Anil Hansjee has had quite a career. Having started out as a programmer at Swiss Bank Corp, now Union Bank of Switzerland, he moved into a risk-product role at Chemical/Chase (now JPMorgan) before making an unusual move into corporate finance. From there, he moved to the buyside and venture capital, and from there he moved to Google, where he was EMEA head of corporate development (M&A) for nearly five years between 2006 and 2011.
Anil left Google last June and is now focused on advisory, angel investing, and raising a seed fund. We asked him about his career. This is what he told us.
Q: Having spent a chunk of time leading corporate development for Google in EMEA, what kinds of skills would you say people need if they want to follow in your footsteps?
Well, Google will always have a bias for people who have a software engineering background or have developed and worked with information technology products. I was a software engineer in a bank for the first seven years of my career and in my case that really helped.
At other technology companies, you may not need a programming background if you want to move into corporate development, but you will need a strong understanding of the technology industry and sources of innovation from technology. At Google, it will help if you’ve done something entrepreneurial too. In my case, I was helped by a background in computer science, start-ups, M&A and investing.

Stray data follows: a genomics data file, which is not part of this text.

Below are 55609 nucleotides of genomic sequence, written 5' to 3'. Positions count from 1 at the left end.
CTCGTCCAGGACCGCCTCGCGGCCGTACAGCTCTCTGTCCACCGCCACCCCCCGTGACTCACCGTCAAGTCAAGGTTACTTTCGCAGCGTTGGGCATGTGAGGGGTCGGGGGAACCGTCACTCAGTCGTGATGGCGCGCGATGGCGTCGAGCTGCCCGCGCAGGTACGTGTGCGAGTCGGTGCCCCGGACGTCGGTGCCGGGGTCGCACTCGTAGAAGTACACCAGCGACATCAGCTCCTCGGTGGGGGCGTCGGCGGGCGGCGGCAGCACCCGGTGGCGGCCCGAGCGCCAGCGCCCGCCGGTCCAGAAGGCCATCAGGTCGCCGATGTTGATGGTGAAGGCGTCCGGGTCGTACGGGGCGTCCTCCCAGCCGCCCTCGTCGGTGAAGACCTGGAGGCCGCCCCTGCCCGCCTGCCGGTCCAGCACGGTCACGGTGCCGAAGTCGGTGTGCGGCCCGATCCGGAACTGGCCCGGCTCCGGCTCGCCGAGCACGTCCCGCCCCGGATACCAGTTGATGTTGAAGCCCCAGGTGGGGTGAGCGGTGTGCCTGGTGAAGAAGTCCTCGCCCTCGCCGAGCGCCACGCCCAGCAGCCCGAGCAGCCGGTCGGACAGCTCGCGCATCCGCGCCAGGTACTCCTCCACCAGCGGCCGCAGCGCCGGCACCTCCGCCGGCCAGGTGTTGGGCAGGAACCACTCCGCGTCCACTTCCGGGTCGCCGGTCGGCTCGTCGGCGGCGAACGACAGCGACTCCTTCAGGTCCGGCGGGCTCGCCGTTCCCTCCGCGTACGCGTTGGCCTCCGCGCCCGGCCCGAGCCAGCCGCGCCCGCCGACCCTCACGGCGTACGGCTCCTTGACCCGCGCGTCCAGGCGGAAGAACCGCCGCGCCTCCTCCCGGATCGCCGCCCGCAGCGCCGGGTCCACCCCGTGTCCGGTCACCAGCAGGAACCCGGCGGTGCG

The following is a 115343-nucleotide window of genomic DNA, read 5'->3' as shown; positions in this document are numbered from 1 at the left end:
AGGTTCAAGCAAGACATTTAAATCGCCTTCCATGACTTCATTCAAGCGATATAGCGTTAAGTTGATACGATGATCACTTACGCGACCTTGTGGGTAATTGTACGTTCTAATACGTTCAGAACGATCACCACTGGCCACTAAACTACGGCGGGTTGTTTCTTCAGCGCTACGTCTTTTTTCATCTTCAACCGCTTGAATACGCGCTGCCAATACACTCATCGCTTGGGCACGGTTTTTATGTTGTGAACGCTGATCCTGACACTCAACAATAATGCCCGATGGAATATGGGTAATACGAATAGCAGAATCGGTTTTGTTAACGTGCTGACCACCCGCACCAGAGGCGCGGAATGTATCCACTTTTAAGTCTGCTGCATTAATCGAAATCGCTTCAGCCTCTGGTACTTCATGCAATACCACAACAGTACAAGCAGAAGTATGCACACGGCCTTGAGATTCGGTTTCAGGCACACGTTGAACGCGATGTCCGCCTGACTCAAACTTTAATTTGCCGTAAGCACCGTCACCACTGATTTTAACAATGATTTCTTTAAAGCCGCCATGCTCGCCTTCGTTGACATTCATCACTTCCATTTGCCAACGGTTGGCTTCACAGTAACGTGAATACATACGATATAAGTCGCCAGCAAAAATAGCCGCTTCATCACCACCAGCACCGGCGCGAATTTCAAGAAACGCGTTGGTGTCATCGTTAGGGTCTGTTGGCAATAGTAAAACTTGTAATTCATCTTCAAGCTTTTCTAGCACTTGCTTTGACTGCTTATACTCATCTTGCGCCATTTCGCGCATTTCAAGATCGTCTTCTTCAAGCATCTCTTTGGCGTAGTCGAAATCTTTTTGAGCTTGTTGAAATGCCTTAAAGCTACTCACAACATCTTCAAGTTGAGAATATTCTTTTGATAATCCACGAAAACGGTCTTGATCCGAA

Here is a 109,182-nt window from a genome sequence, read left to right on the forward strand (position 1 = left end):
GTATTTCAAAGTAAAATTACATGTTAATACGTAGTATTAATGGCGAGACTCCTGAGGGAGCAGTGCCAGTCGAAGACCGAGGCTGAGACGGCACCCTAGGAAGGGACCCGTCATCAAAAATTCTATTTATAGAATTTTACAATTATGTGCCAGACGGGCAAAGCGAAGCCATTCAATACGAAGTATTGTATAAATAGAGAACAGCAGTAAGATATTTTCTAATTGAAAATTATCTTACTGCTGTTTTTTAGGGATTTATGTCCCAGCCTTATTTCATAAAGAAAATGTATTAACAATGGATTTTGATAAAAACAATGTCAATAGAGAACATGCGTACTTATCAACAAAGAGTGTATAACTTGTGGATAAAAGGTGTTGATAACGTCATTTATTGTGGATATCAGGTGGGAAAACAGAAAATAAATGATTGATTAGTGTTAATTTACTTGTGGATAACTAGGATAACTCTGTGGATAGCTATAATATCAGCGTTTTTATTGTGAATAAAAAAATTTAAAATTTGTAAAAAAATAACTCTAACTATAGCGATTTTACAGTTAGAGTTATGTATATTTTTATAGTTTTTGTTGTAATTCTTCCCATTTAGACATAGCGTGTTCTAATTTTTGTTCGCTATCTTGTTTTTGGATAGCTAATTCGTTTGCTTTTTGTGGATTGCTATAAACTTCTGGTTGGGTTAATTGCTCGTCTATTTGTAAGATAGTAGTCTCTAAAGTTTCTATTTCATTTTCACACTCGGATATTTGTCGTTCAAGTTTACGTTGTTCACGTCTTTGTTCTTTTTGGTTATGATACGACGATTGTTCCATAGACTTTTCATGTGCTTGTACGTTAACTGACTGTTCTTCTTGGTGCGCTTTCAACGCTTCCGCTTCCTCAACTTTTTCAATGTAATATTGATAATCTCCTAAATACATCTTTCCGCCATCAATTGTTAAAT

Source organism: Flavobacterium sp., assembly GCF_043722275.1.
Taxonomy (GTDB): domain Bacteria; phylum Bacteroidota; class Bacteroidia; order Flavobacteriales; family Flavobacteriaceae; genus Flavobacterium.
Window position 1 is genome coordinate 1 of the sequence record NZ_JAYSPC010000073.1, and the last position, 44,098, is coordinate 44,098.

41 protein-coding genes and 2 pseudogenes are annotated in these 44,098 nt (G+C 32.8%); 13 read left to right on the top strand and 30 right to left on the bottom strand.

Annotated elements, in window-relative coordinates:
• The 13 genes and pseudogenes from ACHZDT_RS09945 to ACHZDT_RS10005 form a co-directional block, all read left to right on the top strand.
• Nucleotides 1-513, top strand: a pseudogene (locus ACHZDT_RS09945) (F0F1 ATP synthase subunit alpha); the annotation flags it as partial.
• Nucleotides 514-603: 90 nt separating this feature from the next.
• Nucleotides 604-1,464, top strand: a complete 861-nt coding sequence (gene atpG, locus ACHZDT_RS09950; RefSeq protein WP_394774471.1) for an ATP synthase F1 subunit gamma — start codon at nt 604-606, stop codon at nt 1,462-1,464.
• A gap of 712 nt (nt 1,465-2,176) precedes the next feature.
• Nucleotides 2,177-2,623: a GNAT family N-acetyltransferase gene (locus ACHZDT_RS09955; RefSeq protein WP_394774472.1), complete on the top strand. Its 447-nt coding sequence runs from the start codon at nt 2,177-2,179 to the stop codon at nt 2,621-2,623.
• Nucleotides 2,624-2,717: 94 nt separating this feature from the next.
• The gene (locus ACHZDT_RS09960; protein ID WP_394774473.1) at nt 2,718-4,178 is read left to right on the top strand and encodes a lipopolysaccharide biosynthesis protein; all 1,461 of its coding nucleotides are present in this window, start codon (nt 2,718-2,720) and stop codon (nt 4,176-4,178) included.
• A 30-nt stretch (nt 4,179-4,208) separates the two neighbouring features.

Q: For a company like Google, is that technical knowledge more important than deal experience and modelling skills?
If you want to work in M&A somewhere like Google, the big differentiator is always going to be a deep understanding of how a technology can transform an existing business or create a new one. That’s more important looking at a synergy line and modelling that out. At an early stage especially, a large technology company will be interested in developing an ecosystem around its platform offer. Many early acquisitions are therefore focused on buying in product and talent, and you need to understand precisely how these will impact the existing platform.